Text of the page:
“It’s been a really humbling process,” DeHaven says. “It’s hard to gauge timetables in this fashion because there’s a lot of opinions with equal weight. It’s a lot of thinking through every single thing.”
Other major members of the current team include Jake’s brother John DeHaven, as well as their friends, the artist Justin Brown, and bass player Evan Nelson, among a slew of others. Roles are all flexible, and in the process of reporting on the venue, I’ve noticed everyone is more excited to talk about other people’s contributions than about their own.
Besides a democratic spirit, a cooperative process comes with a tendency towards self-reliance. When confronted with the price of contracting out roof repairs, the team did it themselves. This caused major delays, but by enlisting a team of friends willing to learn a new trade and share skills, they rebuilt a roof that met their own standards along with city codes.
“When I agreed to do this project I didn’t know I was agreeing to lay 50-foot trusses on a roof in the middle of August,” Vancil says. “I’ve learned that I can do things that I thought I couldn’t.”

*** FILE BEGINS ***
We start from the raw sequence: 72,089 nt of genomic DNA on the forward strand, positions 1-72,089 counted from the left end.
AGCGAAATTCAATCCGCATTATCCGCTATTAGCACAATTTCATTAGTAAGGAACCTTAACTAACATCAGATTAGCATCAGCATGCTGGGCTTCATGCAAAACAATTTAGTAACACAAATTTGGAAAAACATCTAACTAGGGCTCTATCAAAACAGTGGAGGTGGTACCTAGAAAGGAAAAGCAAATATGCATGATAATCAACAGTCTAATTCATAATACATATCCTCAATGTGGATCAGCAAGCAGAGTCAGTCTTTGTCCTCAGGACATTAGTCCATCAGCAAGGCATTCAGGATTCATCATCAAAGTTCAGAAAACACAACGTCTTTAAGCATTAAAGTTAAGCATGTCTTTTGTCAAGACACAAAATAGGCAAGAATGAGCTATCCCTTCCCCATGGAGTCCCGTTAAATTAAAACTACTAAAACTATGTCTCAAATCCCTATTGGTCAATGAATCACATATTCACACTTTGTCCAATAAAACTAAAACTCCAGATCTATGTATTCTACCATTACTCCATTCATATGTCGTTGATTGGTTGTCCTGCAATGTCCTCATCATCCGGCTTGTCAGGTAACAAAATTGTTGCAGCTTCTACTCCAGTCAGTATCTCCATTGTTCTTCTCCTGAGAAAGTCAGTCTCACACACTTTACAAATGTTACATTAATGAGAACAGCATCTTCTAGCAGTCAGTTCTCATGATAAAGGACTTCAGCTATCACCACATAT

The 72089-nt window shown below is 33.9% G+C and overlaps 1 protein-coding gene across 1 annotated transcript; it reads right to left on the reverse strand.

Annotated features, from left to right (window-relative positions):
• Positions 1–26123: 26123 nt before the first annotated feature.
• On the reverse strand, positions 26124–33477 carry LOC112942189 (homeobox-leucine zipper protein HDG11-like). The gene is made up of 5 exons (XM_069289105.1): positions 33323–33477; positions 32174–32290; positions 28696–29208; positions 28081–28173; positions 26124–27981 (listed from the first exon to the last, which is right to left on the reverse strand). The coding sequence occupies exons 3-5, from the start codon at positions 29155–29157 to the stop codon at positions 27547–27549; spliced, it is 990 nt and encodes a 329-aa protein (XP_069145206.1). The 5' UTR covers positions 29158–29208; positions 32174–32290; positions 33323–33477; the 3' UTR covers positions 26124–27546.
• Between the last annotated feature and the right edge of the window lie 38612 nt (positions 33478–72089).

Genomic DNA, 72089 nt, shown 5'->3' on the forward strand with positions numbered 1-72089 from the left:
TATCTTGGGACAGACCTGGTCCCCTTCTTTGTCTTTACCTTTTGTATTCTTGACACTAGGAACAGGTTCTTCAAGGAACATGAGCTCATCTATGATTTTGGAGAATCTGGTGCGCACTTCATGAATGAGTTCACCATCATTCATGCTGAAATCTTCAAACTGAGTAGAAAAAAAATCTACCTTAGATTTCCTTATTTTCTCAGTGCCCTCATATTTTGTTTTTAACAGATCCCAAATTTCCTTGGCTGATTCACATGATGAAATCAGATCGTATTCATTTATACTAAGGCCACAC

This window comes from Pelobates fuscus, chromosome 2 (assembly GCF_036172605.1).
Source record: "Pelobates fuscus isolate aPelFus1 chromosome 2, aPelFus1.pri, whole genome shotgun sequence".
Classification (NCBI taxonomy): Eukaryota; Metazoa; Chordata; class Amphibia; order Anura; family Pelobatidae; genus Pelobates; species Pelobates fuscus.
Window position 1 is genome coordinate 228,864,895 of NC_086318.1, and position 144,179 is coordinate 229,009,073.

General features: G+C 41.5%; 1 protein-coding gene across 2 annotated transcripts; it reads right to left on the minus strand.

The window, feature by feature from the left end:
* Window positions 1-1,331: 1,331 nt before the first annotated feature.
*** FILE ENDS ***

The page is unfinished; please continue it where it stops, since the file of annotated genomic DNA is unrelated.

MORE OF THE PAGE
All this development makes local passerby particularly curious about what’s going on at the building that had once been closed off with boarded up windows and a privacy wall. According to Vancil and DeHaven, the team regularly notices gawkers through the renovated windows, who inevitably get the nerve to ask for tours.
The Winnebago is also positioned in a neighborhood that is morphing into a legitimate arts district, with the Arts + Literature Laboratory and Communication just a few blocks in either direction, Art In within walking distance, and the new Crucible farther east. Far from seeing the proximity of other venues as competition, DeHaven wants to explore for Winnebago’s niche, and he sees the potential for a Winnebago Street block party.
“It’s not a competition between these spaces,” says Madda Udvari-Solner, a local music manager who’s informally laying the ground floor in the Winnebago’s event planning process. “The options are endless with what we can do with the space.”
What should distinguish The Winnebago from other venues is the combination of an open-ended performance philosophy, food and bar service, and the large 2,500-square-foot floor in front of the 600-square-foot stage, with sizable back stages to accommodate theatre performances and other ambitious events. No one on the team wanted the stage pinned to any particular aesthetic, and they saw landing an all-genre license as an obvious move. If their sound system holds up, it could be somewhat of a replacement for The Frequency, whose gap in the scene remains unfilled.
“Most of this winter and spring are going to be experiments,” DeHaven says. “I really want the space to be open and versatile, and open for any kind of expression.”